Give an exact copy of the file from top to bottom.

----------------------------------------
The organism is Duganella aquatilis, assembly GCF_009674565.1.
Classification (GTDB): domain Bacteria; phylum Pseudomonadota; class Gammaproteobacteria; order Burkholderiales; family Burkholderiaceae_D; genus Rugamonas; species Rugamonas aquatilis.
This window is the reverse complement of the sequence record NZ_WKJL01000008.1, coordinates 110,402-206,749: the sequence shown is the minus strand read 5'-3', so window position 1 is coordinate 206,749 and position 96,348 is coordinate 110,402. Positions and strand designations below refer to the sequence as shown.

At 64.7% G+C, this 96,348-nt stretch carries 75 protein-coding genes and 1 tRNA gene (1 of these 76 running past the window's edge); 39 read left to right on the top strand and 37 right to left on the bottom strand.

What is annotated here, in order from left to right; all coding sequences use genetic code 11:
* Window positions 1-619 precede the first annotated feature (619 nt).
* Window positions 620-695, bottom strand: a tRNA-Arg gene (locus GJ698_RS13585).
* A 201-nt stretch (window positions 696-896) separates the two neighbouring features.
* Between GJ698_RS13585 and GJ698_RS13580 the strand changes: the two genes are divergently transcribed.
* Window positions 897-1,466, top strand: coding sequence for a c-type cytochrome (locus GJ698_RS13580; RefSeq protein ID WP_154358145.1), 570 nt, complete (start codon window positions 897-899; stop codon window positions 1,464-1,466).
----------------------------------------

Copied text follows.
The organism is Duganella aquatilis, assembly GCF_009674565.1.
Classification (GTDB): domain Bacteria; phylum Pseudomonadota; class Gammaproteobacteria; order Burkholderiales; family Burkholderiaceae_D; genus Rugamonas; species Rugamonas aquatilis.
This window is the reverse complement of the sequence record NZ_WKJL01000008.1, coordinates 110,402-206,749: the sequence shown is the minus strand read 5'-3', so window position 1 is coordinate 206,749 and position 96,348 is coordinate 110,402. Positions and strand designations below refer to the sequence as shown.

At 64.7% G+C, this 96,348-nt stretch carries 75 protein-coding genes and 1 tRNA gene (1 of these 76 running past the window's edge); 39 read left to right on the top strand and 37 right to left on the bottom strand.

What is annotated here, in order from left to right; all coding sequences use genetic code 11:
* Window positions 1-619 precede the first annotated feature (619 nt).
* Window positions 620-695, bottom strand: a tRNA-Arg gene (locus GJ698_RS13585).
* A 201-nt stretch (window positions 696-896) separates the two neighbouring features.
* Between GJ698_RS13585 and GJ698_RS13580 the strand changes: the two genes are divergently transcribed.
* Window positions 897-1,466, top strand: coding sequence for a c-type cytochrome (locus GJ698_RS13580; RefSeq protein ID WP_154358145.1), 570 nt, complete (start codon window positions 897-899; stop codon window positions 1,464-1,466).